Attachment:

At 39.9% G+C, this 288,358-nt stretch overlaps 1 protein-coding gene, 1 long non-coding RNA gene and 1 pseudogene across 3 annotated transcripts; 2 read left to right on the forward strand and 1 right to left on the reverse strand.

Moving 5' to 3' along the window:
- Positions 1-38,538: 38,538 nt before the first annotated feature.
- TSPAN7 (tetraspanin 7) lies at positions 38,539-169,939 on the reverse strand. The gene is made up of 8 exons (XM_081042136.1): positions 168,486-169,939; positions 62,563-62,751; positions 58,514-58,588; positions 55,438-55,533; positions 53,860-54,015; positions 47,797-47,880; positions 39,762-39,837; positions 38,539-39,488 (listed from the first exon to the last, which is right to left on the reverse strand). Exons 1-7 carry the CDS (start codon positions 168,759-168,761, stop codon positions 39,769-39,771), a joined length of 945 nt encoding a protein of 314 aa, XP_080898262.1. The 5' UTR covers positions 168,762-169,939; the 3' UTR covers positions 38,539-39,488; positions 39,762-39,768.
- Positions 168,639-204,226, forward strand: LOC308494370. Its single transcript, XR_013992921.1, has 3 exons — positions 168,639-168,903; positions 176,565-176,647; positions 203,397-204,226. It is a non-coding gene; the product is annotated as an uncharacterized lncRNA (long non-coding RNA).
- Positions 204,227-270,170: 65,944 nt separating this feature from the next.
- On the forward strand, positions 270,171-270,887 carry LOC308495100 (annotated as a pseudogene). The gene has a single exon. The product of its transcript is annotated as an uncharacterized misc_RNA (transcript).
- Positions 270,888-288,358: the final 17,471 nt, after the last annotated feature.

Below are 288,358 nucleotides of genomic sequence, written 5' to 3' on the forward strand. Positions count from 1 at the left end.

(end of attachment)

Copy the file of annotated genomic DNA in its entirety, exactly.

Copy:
At 39.9% G+C, this 288,358-nt stretch overlaps 1 protein-coding gene, 1 long non-coding RNA gene and 1 pseudogene across 3 annotated transcripts; 2 read left to right on the forward strand and 1 right to left on the reverse strand.

Moving 5' to 3' along the window:
- Positions 1-38,538: 38,538 nt before the first annotated feature.
- TSPAN7 (tetraspanin 7) lies at positions 38,539-169,939 on the reverse strand. The gene is made up of 8 exons (XM_081042136.1): positions 168,486-169,939; positions 62,563-62,751; positions 58,514-58,588; positions 55,438-55,533; positions 53,860-54,015; positions 47,797-47,880; positions 39,762-39,837; positions 38,539-39,488 (listed from the first exon to the last, which is right to left on the reverse strand). Exons 1-7 carry the CDS (start codon positions 168,759-168,761, stop codon positions 39,769-39,771), a joined length of 945 nt encoding a protein of 314 aa, XP_080898262.1. The 5' UTR covers positions 168,762-169,939; the 3' UTR covers positions 38,539-39,488; positions 39,762-39,768.
- Positions 168,639-204,226, forward strand: LOC308494370. Its single transcript, XR_013992921.1, has 3 exons — positions 168,639-168,903; positions 176,565-176,647; positions 203,397-204,226. It is a non-coding gene; the product is annotated as an uncharacterized lncRNA (long non-coding RNA).
- Positions 204,227-270,170: 65,944 nt separating this feature from the next.
- On the forward strand, positions 270,171-270,887 carry LOC308495100 (annotated as a pseudogene). The gene has a single exon. The product of its transcript is annotated as an uncharacterized misc_RNA (transcript).
- Positions 270,888-288,358: the final 17,471 nt, after the last annotated feature.

Below are 288,358 nucleotides of genomic sequence, written 5' to 3' on the forward strand. Positions count from 1 at the left end.